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Your mother and my mother must have been separated at birth! I'm in the same situation except that my mother also cannot do simple things like READ an invoice. She gets angry and starts accusing the sender of trying to raid her bank account. So this is my job to read her mail. She tells people that everyone around here is in danger of having them home shot into. It's a really quiet neighborhood. A peeping tom may come and climb up the ladder left in the yard and look into her room. (Don't think so, mom!) She also cannot figure out the telephone. She also says that the tv clicker is defective. She wants to change her doctor for the fourth time in seven years. I have a feeling that her dementia, which was mild, is getting worse. Everything is the worst case scenario, and as a teen I knew that it was pointless to argue with her about anything because she was not rational. If I show her something in writing - like a magazine article - she will believe it more than if I just tell her. Like you, I end up ticked off and with my stomach in knots - in addition she has trouble hearing, so the explanations have to be repeated over and over....

I have high cortisol and the stomach fat that goes with it. (One smug doctor told me that I needed to 'learn how to deal with stress.' Like I don't already know that?)

A counselor once told me to say to her 'well, you may be right, but......'
And they also said that I could try ' why do you think that?'
The last one seems to work best for me - you could try it. Good luck.
Helpful Answer (6)

Great sponge story. If Oprah said so, it must be true.

Your MIL would hate my MIL, whom I once caught using the same sponge to wash her dishes as she used to wipe bird feces from her car windshield. MIL has a housekeeper and a groundskeeper, but she doesn't like them to do work because "their ancestors were slaves." (????) I say we bring them together and let them drive each other nuts.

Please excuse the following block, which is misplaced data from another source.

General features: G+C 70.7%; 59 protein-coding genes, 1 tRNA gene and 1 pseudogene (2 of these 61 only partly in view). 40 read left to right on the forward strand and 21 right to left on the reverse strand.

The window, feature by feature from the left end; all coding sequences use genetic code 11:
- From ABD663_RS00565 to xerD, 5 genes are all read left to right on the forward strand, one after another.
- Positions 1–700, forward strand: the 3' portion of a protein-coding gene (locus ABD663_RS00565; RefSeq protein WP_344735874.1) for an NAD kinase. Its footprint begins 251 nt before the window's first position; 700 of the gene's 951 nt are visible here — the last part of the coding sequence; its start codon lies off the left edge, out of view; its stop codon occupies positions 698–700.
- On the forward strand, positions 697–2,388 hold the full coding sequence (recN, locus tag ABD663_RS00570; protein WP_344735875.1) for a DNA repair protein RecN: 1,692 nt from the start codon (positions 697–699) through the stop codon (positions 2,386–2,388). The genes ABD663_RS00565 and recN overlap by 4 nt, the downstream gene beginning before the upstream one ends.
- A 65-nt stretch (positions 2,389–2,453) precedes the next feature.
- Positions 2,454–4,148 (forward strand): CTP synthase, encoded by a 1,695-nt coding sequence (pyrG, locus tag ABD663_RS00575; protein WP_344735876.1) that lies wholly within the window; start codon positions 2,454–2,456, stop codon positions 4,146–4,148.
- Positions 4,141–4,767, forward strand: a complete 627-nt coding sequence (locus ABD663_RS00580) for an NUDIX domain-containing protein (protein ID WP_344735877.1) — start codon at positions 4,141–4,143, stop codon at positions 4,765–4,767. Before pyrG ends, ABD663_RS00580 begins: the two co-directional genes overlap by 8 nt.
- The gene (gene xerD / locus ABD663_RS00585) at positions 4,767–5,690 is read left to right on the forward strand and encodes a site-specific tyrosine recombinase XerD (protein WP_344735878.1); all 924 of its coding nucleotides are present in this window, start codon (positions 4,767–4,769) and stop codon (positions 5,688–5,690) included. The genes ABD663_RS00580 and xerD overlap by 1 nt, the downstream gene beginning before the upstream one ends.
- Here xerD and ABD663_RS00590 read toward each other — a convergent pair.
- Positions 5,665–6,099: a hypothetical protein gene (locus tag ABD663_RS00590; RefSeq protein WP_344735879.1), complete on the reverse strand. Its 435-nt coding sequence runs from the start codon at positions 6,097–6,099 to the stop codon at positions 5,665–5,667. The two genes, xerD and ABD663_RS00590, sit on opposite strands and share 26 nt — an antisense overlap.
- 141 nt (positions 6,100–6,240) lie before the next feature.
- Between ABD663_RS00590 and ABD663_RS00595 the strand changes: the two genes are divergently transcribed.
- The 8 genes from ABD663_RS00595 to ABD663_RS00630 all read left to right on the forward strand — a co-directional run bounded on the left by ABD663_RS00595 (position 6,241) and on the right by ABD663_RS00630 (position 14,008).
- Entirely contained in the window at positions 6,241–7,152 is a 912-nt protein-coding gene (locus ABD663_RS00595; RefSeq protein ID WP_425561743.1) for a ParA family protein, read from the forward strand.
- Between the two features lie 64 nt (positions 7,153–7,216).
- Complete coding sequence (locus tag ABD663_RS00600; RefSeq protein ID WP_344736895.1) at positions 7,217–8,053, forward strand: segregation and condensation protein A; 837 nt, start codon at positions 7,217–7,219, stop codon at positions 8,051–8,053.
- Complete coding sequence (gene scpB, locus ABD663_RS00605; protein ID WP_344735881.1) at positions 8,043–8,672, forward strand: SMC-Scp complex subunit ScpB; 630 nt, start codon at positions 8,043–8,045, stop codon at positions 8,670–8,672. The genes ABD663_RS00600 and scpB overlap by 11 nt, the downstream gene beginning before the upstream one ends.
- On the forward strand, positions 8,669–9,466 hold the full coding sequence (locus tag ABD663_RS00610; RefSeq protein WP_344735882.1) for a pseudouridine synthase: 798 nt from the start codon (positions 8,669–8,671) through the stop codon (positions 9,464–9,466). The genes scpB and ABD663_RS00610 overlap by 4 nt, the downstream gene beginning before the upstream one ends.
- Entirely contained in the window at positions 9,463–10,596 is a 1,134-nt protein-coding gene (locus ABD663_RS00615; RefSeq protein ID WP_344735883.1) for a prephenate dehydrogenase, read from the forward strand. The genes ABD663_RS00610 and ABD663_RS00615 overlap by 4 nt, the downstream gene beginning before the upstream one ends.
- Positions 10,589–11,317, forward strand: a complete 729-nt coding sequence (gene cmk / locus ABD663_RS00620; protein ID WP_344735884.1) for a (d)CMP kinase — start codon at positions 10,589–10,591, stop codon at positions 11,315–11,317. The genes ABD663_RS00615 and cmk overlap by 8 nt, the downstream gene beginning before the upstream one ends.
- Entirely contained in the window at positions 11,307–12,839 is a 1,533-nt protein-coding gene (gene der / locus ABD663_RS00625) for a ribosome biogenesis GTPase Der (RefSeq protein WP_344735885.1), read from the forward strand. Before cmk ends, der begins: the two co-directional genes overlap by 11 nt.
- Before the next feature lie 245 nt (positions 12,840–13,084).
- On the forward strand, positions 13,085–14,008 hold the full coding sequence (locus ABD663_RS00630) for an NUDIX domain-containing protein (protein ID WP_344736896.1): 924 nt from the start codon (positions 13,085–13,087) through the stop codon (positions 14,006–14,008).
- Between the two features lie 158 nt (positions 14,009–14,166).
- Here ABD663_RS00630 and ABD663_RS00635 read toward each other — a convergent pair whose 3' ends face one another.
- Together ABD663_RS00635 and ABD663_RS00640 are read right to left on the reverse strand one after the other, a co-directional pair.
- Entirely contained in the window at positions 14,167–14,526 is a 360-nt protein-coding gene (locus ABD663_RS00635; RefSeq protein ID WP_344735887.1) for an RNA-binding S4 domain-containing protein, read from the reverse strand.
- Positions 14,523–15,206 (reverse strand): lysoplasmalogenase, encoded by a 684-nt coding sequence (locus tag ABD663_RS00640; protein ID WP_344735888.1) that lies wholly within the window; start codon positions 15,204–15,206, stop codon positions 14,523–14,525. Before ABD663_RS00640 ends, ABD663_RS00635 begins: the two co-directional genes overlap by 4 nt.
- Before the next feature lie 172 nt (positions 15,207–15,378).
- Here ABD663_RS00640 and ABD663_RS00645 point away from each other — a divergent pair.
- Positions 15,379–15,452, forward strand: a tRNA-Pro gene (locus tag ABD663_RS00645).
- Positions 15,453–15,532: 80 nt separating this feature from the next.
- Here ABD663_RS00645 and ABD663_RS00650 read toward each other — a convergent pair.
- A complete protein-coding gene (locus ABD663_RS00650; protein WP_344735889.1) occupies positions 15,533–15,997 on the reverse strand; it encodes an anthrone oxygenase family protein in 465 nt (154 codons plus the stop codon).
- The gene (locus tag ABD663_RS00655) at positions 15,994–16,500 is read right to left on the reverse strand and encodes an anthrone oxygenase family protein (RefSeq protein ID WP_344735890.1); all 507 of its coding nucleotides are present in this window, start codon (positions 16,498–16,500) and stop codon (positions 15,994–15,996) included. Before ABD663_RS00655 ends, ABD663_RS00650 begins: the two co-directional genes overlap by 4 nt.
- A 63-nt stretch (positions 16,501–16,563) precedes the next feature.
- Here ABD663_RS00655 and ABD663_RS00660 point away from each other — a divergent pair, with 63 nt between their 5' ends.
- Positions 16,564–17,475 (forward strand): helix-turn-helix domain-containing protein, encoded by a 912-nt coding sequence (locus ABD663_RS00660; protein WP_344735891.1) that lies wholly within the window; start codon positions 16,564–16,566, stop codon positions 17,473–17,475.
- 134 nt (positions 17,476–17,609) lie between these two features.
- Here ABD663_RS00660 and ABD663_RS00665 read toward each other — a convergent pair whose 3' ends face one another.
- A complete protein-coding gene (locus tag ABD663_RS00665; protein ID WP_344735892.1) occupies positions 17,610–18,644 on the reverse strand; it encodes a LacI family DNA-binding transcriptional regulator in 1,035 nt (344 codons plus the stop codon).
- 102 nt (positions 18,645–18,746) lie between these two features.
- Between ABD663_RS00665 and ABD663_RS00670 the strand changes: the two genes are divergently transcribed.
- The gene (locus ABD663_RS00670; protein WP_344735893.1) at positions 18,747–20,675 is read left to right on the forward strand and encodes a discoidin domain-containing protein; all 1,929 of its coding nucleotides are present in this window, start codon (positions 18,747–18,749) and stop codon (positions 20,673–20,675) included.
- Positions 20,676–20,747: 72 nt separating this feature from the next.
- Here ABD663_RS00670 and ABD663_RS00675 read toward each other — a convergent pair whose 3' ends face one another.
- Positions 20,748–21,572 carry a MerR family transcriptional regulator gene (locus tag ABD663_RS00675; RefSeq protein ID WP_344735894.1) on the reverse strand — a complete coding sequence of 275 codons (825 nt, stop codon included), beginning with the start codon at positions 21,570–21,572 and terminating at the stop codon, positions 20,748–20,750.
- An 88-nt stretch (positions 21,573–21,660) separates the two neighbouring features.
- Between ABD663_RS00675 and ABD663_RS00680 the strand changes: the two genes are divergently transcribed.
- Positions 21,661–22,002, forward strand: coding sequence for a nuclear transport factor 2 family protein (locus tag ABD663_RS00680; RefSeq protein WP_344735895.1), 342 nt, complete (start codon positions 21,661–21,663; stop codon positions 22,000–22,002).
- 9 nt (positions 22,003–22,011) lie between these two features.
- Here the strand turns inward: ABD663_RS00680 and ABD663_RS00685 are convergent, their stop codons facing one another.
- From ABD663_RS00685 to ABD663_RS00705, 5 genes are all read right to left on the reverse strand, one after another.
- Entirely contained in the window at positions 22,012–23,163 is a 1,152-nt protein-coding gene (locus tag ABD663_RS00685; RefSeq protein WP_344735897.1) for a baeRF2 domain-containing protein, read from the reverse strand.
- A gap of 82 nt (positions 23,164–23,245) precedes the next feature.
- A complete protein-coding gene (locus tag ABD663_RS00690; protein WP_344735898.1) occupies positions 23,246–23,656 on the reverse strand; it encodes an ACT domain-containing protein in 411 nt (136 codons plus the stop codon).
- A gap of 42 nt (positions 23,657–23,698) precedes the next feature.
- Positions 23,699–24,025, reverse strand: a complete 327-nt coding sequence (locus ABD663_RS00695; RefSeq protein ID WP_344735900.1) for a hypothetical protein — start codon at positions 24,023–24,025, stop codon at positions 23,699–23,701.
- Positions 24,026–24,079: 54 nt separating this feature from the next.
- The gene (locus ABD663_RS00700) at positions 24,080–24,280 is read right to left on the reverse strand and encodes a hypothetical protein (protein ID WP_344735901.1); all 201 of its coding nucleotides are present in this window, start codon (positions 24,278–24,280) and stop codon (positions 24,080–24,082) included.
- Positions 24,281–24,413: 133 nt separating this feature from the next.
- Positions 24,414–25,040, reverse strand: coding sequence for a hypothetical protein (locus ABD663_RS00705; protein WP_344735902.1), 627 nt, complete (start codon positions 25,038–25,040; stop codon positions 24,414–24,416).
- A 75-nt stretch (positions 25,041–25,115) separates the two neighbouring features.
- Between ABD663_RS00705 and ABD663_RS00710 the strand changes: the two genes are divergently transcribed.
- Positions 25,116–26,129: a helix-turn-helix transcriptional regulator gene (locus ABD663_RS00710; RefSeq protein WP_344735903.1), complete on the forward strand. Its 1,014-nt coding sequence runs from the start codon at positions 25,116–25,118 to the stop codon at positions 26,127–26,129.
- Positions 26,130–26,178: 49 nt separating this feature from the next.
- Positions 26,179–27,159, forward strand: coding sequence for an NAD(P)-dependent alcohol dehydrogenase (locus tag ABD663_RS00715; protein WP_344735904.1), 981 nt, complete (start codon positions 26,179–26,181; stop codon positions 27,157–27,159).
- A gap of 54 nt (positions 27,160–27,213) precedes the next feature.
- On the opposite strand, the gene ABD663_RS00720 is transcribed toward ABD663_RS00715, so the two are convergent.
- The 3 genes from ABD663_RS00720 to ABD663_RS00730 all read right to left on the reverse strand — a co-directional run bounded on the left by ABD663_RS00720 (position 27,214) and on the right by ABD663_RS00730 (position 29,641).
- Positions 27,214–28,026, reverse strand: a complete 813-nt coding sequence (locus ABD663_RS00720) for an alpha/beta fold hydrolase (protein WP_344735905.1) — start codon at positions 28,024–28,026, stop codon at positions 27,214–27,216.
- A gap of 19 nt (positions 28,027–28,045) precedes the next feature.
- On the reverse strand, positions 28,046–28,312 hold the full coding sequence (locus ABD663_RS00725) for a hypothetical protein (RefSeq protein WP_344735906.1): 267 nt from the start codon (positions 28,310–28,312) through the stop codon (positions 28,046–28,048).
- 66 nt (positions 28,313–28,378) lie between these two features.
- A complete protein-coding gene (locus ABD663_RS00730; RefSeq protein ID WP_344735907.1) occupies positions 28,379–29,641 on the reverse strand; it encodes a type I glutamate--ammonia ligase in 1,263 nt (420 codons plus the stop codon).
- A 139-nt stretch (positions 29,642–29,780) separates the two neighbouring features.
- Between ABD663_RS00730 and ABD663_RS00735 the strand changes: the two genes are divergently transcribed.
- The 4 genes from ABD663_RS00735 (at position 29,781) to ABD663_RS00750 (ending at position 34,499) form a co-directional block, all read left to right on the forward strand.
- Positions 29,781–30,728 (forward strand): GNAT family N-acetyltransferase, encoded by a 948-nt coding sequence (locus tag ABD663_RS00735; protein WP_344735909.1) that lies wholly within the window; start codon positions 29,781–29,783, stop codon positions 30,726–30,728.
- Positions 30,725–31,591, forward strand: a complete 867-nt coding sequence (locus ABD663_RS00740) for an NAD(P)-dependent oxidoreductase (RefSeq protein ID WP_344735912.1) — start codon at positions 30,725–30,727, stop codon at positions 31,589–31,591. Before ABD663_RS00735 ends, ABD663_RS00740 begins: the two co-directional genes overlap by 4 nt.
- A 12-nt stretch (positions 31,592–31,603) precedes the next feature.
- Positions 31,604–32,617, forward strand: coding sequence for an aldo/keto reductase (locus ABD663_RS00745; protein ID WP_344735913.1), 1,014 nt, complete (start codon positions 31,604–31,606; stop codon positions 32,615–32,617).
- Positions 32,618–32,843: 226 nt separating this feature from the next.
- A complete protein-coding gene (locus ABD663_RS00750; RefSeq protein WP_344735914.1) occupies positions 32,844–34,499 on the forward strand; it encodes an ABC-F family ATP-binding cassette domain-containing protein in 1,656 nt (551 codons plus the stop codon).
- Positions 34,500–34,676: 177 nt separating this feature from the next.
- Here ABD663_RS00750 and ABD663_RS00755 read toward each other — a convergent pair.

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All I could do was nod my head when I read your posts, trapped. My mother is much the opposite, but she seems to take joy in trying to get my dander up. We're told repeatedly not to argue with our elder charges. I wish someone would pass along that same advice to them! I can rarely say anything without my mother taking the opposite stance just to start an argument. I sigh and try to ignore the baiting. Tonight she tried to start one after I said something. She retorted by saying the same thing. I said that there was no argument, since we were agreeing. She got very mad and said no, we were not. She didn't know why I always had to argue with her. Sigh. I don't know why she has to fight at me all the time. We can't even agree peacefully.

sodonewithsal, your mother sounds like mine when it comes to cleanliness. I have to pick up all the cloths after they are used to make sure she doesn't clean the floor, then wash the dishes with the same cloth. It is really disgusting, so I've gotten a little OCD about it myself.

Personally, I think we ought to have medals for caregivers -- purple hearts, medals of valor, silver stars, medals of honor, peace prizes. I think most of us would be well decorated by now.